Andrew Mitchell at Henley Literature Festival
- 5 Oct 2022
- Henley Literary Festival
THE WINNER OF THE PARLIAMENTARY BOOK AWARD 2021 FOR BEST AUTOBIOGRAPHY BY A PARLIAMENTARIAN
Veering from the hilarious to the tragic, Andrew Mitchell’s tales from the parliamentary jungle make for one of the most entertaining political memoirs in years.
From his prep school years, straight out of Evelyn Waugh, through the Army to Cambridge, the City of London and the Palace of Westminster, Mitchell has passed through a series of British institutions at a time of furious social and political change – in the process becoming rather more cynical about the British Establishment. Here, he reflects on the perils and pleasures of loyalty, whether to a party, to individuals or to one’s own principles.
He brilliantly lifts the lid on the dark arts of the government Whips’ Office (‘Whipping, like stripping, is best done in private’) and reveals how he accidentally started Boris Johnson’s political career and later naively backed him to be Prime Minister – an act which rebounded on him spectacularly.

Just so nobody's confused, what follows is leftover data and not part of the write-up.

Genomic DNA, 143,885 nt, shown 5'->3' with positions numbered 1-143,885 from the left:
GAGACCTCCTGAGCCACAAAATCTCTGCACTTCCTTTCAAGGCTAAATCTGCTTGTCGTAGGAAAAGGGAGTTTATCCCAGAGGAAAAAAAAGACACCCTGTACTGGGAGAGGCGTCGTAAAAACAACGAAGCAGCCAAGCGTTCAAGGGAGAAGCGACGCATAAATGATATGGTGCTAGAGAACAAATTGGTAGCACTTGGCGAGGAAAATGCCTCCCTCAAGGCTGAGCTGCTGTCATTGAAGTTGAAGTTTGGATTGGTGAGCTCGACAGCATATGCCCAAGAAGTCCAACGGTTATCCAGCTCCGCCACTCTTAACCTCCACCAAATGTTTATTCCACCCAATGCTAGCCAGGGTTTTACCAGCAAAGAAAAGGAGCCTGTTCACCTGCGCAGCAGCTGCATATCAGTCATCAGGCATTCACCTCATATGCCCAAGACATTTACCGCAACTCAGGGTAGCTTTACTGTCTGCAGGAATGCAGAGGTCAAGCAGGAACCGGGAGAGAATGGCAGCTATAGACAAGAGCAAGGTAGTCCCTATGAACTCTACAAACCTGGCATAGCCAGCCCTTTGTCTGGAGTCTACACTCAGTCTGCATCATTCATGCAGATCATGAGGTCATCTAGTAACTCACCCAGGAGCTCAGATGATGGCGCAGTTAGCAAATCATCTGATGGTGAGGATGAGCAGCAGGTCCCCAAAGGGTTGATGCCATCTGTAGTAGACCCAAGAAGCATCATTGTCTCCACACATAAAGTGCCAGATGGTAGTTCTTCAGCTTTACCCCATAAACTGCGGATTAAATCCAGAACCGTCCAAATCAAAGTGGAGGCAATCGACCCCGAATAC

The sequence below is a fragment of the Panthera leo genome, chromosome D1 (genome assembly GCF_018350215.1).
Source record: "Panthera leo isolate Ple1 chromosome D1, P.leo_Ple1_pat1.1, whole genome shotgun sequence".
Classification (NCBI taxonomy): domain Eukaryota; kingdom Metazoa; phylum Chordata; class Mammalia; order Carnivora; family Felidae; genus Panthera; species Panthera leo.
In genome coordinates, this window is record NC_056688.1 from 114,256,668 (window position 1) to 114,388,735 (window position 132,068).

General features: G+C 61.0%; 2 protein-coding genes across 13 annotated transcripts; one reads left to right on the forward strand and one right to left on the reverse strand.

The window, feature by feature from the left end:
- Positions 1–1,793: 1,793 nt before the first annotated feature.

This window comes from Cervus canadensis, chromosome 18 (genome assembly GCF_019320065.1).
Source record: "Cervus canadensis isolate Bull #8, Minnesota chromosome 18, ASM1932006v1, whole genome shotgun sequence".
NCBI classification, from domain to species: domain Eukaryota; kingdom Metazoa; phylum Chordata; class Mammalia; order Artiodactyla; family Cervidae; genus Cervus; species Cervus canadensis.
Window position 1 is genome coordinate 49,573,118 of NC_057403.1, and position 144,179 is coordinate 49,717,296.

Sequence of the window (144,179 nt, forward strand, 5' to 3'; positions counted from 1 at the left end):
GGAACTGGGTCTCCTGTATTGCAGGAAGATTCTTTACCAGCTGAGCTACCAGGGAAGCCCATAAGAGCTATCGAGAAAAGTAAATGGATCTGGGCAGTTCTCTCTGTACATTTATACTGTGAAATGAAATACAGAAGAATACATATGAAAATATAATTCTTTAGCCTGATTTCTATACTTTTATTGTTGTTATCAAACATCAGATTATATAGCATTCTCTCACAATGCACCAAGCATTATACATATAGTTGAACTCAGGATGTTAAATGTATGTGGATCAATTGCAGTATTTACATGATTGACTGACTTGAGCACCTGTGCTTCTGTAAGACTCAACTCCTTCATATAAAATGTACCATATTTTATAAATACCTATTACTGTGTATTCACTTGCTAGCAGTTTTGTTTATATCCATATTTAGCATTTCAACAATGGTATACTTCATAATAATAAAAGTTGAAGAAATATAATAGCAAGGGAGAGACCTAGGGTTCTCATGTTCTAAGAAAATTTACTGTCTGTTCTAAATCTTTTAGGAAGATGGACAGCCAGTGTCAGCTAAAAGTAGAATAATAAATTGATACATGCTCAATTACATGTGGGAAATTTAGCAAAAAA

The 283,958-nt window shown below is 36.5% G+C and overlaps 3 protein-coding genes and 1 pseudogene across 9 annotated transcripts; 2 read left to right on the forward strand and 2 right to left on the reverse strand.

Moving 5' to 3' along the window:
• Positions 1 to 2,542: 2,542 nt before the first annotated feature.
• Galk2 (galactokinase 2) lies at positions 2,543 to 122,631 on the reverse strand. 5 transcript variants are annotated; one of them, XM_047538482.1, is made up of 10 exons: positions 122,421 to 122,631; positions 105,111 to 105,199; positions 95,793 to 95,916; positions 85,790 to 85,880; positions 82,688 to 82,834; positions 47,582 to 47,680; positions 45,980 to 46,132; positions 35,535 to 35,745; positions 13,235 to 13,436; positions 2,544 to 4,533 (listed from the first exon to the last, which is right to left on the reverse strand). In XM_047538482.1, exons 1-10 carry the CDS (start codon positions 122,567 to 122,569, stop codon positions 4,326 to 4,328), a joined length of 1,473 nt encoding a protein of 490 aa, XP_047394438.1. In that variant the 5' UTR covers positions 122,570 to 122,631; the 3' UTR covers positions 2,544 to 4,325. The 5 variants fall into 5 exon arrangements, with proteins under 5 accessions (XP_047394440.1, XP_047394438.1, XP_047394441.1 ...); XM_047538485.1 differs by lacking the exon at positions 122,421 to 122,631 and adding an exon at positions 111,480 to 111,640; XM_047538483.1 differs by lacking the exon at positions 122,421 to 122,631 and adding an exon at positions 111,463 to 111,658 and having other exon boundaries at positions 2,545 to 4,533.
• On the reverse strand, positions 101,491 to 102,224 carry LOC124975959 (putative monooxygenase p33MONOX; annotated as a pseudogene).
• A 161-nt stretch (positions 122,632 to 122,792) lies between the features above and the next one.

Mitchell also writes candidly about the Plebgate fiasco, which led to four police officers being sacked for gross misconduct and in one case imprisoned, while Mitchell himself faced a bill of millions of pounds in legal fees after losing his libel case.
Engagingly honest about his ups and downs in politics, Beyond a Fringe is crammed with hilarious political anecdotes and irresistible insider gossip from the heart of Westminster.
“A cracking good read – full of mischief and shrewd observation. Mitchell lifts the lid on so many layers of the British Establishment, and what he reveals will often make you laugh and occasionally make you want to weep. A human and political must-read.”Gyles Brandreth
“For once, here is an enjoyable departure from the standard political memoir: entertaining anecdotes combined with robust commentary on Westminster life. For a political outsider, there was much to be learned here – I particularly appreciated the sober and insightful account of Andrew’s work both in and out of the Department for International Development, a revelation in many senses.”Penelope Lively